While the NFL struggled for years to manage its national anthem kneeling controversy, including botched attempts to ban the protests, the NBA avoided the issue with an established rule requiring players to stand during the national anthem — a rule that the players followed without incident.
Things have changed, however, and now NBA Commissioner Adam Silver has made the decision not to enforce the rule, allowing entire teams to kneel during the anthem as a form of social justice protest.
"I respect our teams' unified act of peaceful protest for social justice and under these unique circumstances will not enforce our long-standing rule requiring standing during the playing of our national anthem," Silver said Thursday, according to the New York Times' Marc Stein.
NBA commissioner Adam Silver on both teams kneeling tonight: “I respect our teams’ unified act of peaceful protes… https://t.co/e1sUG4KvVg— Marc Stein (@Marc Stein)1596151666.0
Many players and coaches knelt during the anthem Thursday and Friday, as teams played their first regular season games since the COVID-19 pandemic shut down U.S. professional sports in March.
In the past, it was noticeable and newsworthy when a player did not stand for the national anthem. Now, in the NBA, it's more surprising to see a player choose to stand. That's what Orlando Magic player Jonathan Isaac did Friday before his team's game against the Brooklyn Nets.
While Isaac's teammates got down on one knee wearing Black Lives Matter shirts, Isaac stood for the anthem while wearing only his game jersey.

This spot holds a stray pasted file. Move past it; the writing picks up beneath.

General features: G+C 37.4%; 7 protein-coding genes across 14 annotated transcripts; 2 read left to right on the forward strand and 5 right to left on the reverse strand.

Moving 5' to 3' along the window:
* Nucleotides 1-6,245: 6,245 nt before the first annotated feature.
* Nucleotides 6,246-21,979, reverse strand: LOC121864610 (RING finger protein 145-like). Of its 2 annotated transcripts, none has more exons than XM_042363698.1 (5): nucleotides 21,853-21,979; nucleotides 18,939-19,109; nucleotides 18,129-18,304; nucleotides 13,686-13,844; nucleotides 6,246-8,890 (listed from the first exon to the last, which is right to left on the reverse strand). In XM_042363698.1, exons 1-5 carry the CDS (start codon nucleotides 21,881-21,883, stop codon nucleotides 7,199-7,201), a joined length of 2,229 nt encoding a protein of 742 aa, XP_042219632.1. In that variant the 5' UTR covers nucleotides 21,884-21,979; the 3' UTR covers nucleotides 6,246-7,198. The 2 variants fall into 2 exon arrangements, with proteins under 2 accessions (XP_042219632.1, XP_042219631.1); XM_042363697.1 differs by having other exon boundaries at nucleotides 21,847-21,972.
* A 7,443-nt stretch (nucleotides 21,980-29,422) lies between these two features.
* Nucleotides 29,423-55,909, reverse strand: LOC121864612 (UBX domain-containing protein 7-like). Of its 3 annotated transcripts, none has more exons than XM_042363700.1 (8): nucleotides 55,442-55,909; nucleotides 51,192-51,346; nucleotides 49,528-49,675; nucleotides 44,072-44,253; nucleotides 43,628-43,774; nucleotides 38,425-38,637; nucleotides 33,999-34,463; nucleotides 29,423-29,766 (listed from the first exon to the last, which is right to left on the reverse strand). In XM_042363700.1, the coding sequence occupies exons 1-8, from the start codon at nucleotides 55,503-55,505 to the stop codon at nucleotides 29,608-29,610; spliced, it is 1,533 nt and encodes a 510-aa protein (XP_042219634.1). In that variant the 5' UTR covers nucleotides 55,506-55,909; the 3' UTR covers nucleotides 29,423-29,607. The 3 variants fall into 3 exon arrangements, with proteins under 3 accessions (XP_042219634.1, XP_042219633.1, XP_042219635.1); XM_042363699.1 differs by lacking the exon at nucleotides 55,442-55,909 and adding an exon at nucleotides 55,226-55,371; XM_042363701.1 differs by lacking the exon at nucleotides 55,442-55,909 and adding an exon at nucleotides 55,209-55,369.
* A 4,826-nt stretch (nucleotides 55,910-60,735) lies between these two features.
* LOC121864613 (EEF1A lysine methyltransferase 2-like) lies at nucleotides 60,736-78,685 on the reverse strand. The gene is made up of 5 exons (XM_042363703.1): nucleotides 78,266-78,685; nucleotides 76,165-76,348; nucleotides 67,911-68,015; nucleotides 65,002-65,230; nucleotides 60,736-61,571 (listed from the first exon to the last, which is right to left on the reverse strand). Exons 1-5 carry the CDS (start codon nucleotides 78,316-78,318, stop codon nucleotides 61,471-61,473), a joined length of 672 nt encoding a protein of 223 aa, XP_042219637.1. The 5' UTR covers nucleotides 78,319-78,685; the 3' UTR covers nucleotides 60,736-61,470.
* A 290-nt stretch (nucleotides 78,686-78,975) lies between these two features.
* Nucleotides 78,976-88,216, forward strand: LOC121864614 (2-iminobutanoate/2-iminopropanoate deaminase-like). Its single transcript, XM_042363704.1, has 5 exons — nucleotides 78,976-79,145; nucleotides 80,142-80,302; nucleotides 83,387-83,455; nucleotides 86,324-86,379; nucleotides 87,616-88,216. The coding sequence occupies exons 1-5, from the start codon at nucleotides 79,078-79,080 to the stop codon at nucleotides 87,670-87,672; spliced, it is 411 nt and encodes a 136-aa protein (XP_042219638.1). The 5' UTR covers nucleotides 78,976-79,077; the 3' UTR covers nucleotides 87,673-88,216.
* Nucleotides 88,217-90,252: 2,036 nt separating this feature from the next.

Nets and Magic players and staff show solidarity during Friday’s National Anthem. https://t.co/DMmFOZl61T— YES Network (@YES Network)1596221245.0
TNT analyst Charles Barkley defended any player who chooses to stand.
"The national anthem means different things to different people," Barkley said. "I'm glad these guys are unified. If people don't kneel, they're not a bad person. I want to make that perfectly clear. I'm glad they had unity, but if we have a guy who doesn't want to kneel because the anthem means something to him, he should not be vilified."
Isaac didn't give a reason for his choice to stand, but he has commented on social justice issues in the past, including after the death of George Floyd in Minneapolis in May.
"Just because we are in the position of being an NBA player, it doesn't give us automatically an understanding or insight to issues that happen around us," Isaac said in June. "But I think because we have the ear of so many it's important for us to be diligent, to be vocal, but in a balanced way."